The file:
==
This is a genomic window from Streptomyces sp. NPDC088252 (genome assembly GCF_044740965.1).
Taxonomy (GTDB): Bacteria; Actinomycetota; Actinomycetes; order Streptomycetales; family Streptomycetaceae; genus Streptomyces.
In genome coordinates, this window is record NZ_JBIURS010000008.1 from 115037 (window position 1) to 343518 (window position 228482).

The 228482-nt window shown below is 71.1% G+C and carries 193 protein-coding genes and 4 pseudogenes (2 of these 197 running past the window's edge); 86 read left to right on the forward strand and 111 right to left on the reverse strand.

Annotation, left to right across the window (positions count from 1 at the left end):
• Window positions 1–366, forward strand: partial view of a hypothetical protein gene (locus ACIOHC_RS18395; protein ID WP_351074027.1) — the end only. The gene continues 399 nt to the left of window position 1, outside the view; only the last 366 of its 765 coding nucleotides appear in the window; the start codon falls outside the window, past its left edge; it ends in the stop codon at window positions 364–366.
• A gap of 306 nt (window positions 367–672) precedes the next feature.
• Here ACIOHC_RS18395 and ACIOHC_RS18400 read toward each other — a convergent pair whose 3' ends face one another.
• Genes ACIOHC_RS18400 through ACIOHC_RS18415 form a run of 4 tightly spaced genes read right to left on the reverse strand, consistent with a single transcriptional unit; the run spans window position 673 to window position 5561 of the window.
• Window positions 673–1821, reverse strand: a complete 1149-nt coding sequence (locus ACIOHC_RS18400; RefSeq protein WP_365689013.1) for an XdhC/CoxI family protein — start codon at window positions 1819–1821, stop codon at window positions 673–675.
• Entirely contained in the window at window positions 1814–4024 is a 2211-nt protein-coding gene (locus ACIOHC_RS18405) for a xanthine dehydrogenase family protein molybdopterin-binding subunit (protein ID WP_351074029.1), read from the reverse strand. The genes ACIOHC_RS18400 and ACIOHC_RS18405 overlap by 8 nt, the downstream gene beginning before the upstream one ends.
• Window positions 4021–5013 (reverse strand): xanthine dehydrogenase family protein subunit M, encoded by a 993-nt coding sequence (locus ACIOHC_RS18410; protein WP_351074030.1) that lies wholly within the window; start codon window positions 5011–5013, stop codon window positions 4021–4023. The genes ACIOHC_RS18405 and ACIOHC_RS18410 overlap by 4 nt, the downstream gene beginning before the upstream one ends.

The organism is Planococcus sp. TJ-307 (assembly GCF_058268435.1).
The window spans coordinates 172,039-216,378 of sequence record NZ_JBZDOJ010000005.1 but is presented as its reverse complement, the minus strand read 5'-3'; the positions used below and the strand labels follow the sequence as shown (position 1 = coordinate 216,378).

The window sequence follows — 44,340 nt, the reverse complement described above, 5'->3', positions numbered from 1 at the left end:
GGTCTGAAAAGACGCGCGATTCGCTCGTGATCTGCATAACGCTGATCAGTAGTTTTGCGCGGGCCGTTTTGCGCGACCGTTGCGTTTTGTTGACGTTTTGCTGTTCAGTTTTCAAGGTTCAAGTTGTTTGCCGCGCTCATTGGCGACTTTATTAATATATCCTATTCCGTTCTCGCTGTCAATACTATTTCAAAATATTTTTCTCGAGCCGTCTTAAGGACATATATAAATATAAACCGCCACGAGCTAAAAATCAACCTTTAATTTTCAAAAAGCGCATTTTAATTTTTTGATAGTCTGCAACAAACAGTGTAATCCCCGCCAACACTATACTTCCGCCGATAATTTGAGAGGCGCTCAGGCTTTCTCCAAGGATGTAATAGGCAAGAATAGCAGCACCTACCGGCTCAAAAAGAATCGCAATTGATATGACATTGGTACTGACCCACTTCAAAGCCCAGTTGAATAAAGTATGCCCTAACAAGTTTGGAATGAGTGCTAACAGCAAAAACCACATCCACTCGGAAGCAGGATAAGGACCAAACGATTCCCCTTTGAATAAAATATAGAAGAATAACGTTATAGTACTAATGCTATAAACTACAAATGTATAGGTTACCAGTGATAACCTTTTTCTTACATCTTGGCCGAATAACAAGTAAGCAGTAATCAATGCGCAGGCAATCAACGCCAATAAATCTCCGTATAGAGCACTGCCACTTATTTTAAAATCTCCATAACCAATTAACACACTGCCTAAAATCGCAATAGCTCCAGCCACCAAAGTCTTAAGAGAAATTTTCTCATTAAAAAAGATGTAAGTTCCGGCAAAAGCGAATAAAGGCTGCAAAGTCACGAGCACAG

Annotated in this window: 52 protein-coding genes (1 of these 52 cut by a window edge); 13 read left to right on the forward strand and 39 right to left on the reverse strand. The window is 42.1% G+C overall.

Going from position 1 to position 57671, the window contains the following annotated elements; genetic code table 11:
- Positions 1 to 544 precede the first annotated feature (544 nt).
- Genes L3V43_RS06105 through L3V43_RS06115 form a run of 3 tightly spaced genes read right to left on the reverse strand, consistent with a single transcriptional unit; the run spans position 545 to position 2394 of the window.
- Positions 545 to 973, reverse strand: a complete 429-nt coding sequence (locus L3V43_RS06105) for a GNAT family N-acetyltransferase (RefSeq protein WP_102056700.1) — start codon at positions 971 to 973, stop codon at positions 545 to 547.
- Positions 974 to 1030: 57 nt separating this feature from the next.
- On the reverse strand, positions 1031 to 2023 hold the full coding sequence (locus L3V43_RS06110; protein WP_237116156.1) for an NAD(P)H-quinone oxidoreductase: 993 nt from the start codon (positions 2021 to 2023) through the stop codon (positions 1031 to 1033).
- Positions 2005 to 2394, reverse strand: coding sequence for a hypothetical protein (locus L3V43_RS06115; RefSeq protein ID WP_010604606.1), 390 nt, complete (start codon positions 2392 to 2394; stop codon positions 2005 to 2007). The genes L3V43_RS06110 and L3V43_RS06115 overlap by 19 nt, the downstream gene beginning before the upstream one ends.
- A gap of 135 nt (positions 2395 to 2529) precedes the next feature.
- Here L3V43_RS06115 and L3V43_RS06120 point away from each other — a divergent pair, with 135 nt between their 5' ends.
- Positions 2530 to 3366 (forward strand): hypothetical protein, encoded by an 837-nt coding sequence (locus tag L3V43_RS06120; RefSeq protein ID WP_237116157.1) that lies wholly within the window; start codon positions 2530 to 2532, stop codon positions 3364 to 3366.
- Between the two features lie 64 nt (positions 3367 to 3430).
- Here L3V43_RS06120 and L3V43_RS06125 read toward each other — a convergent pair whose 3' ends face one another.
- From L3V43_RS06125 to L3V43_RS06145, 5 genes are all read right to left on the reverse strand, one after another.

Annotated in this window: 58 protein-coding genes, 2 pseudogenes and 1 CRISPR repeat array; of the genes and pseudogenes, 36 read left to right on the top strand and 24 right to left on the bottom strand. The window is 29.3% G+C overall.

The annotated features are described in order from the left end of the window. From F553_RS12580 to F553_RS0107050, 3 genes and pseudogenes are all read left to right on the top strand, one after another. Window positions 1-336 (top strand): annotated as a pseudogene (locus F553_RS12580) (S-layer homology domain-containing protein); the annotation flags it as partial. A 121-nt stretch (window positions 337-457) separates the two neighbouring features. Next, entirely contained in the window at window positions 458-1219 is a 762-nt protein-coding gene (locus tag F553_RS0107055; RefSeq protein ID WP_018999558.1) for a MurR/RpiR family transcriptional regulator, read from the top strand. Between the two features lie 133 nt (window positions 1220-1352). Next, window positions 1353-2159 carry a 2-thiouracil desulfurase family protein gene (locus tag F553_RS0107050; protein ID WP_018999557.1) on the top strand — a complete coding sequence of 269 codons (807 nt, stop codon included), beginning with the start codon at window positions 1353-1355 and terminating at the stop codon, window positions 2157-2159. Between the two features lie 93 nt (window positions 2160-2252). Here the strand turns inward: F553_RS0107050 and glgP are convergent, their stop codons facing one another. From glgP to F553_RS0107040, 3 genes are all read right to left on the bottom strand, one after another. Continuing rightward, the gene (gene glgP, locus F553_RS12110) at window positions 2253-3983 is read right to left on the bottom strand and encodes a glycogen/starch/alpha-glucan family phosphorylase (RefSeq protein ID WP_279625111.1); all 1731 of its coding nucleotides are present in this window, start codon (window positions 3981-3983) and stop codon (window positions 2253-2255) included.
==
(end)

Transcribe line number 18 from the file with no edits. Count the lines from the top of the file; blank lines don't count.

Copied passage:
Going from position 1 to position 57671, the window contains the following annotated elements; genetic code table 11: